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General Economic Equilibrium

  • Fiorenzo MornatiEmail author
Chapter
Part of the Palgrave Studies in the History of Economic Thought book series (PHET)

Abstract

In Pareto’s view, studies on demand and supply were simply a preliminary to the study of general equilibrium which, insofar as it constituted a representation (even if only a first approximation) of economic phenomena, he considered to be the principal issue in economic theory. He thus contrasted Alfred Marshall, who “has not yet understood what general equilibrium is and, more specifically, does not grasp the mutual interdependence among economic phenomena” (Hence Marshall, adding “nothing of note to our stock of knowledge”, makes excessive use of mathematics, Pareto to Pantaleoni, 17th June 1895, see Pareto (Letters to Maffeo Pantaleoni 1890–1896 (Lettere a Maffeo Pantaleoni 1890–1896), Complete works, tome XXVIII.I, ed. Gabriele De Rosa. Geneva: Droz, 1984, pp. 417–418)), with Walras, whose equations represented a development of Ce qu’on voit et ce qu’on ne voit pas (What is seen and what is not seen) by Frédéric Bastiat (Pareto to Pantaleoni, 9th July 1895, ibid., pp. 423–424. Here Pareto is alluding to Bastiat (Ce qu’on voit et ce qu’on ne voit pas. Reprinted in Bastiat (1854, pp. 336–392), 1850).) and more specifically “they interpret the whole range of economic phenomena and … lend themselves to any amplification necessary in order to take every detail into account”. (Pareto to Pantaleoni, 9th July 1895, in Pareto, Letters to Pantaleoni, 1890–1896, p. 425.) In this regard, the major points will be briefly outlined below, from Pareto’s first characterisation of general equilibrium, displaying a certain number of additions in relation to Walras’ original (Sect. 4.1), to Pareto’s exposition of Walras’ version (Sects. 4.2 and 4.3) and to some of his comments relating to the consequences of the introduction of monopolies into the general equilibrium of free competition (Sect. 4.4).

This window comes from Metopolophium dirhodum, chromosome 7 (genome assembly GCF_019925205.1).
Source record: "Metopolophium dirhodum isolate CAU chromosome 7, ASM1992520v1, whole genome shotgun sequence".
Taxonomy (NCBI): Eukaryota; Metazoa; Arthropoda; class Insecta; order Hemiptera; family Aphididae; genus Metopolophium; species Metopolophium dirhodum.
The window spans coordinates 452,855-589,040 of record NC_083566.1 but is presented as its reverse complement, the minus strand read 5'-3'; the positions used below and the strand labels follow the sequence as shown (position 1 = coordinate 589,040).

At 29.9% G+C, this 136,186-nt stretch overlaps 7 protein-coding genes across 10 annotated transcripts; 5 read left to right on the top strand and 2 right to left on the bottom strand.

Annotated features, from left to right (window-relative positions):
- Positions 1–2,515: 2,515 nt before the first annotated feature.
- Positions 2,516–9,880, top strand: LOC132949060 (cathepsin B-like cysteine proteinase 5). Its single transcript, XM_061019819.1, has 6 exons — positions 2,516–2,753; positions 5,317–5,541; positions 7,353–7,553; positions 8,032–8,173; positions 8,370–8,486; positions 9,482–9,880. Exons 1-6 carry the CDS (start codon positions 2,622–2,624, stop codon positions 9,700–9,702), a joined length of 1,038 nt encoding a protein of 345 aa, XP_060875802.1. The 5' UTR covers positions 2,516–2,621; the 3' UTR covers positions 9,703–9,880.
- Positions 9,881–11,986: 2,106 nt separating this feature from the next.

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Copyright information

© The Author(s) 2018

Authors and Affiliations

  1. 1.Department of Economics and StatisticsUniversity of TurinTurinItaly

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